Javits: Pending Senate Resolution Aid to Negotiated Mideast Peace
Menu JTA Search

Javits: Pending Senate Resolution Aid to Negotiated Mideast Peace

Download PDF for this date

Sen. Jacob K. Javits (R., N.Y.) declared today that the resolution pending in the Senate which calls on the American government to supply Israel with Phantom planes it has requested will help the Nixon administration’s policy for a negotiated peace in the Middle East. The resolution, which was introduced in the Senate last Friday by 78 Senators, “will help to make it clear that there can be no dreams of a quick or easy military thrust against Israel as a substitute for good faith negotiations.” Javits stated.

In a speech at the Fordham Law Forum of the Fordham Law School, the New York Republican observed that “if Israel is assured of the military assistance it needs to maintain its deterrent strength, and feels secure against the Arab-Soviet threat. Israel is more likely to be in a position a mood to negotiate with flexibility.” Javits interpreted last Thursday’s comment by Secretary of State William P. Rogers that it was now necessary to review carefully the military situation in the Middle East as meaning that he is now “thinking along the same lines as we are in the Senate.” Javits said that this is most significant and heartening.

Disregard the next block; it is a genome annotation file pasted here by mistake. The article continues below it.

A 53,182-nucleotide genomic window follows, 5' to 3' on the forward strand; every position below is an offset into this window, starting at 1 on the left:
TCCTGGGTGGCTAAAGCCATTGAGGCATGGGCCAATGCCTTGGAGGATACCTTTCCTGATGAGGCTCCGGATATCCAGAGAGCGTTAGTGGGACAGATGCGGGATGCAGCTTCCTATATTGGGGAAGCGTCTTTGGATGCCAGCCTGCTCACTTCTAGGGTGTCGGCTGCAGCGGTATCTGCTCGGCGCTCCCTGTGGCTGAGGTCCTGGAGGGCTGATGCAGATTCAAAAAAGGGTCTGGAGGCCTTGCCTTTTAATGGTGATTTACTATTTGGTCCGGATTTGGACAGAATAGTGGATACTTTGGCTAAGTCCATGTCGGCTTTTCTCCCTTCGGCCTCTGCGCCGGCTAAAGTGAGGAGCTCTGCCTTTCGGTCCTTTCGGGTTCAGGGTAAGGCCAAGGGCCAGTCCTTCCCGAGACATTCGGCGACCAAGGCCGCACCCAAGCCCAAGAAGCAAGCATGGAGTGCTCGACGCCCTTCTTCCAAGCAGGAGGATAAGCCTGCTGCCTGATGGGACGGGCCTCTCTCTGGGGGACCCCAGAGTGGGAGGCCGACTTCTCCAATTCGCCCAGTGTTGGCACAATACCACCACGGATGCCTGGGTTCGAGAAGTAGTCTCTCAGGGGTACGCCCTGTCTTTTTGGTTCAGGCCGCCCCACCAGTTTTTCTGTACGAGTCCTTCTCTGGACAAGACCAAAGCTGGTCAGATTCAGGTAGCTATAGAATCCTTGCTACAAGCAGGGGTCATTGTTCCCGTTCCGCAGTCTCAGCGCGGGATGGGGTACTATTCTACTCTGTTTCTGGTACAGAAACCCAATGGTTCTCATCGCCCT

Javits, a member of the Senate Foreign Relations Committee where the resolution is presently awaiting approval, praised the “active diplomatic policy of negotiations” that President Nixon and Rogers are “pursuing.” But he cautioned that this policy “cannot succeed if the Soviet leaders come to believe that the US will retire from the field and leave an open path for Soviet adventurism in the Middle East. In such circumstances” he added, “the only diplomacy which could succeed would be a diplomacy of appeasement in the Mideast such as occurred in Munich in 1938. There is a determination in the Senate and in the nation that this should not happen,” he said.

Founding Funders

The digitization of the JTA Archive would not have been possible without the generous support of the following donors:
  • The Gottesman Fund
  • Righteous Persons Foundation
  • Charles H. Revson Foundation
  • Elisa Spungen Bildner and Robert Bildner, in honor of Norma Spungen
  • George S. Blumenthal
  • Grace and Scott Offen Charitable Fund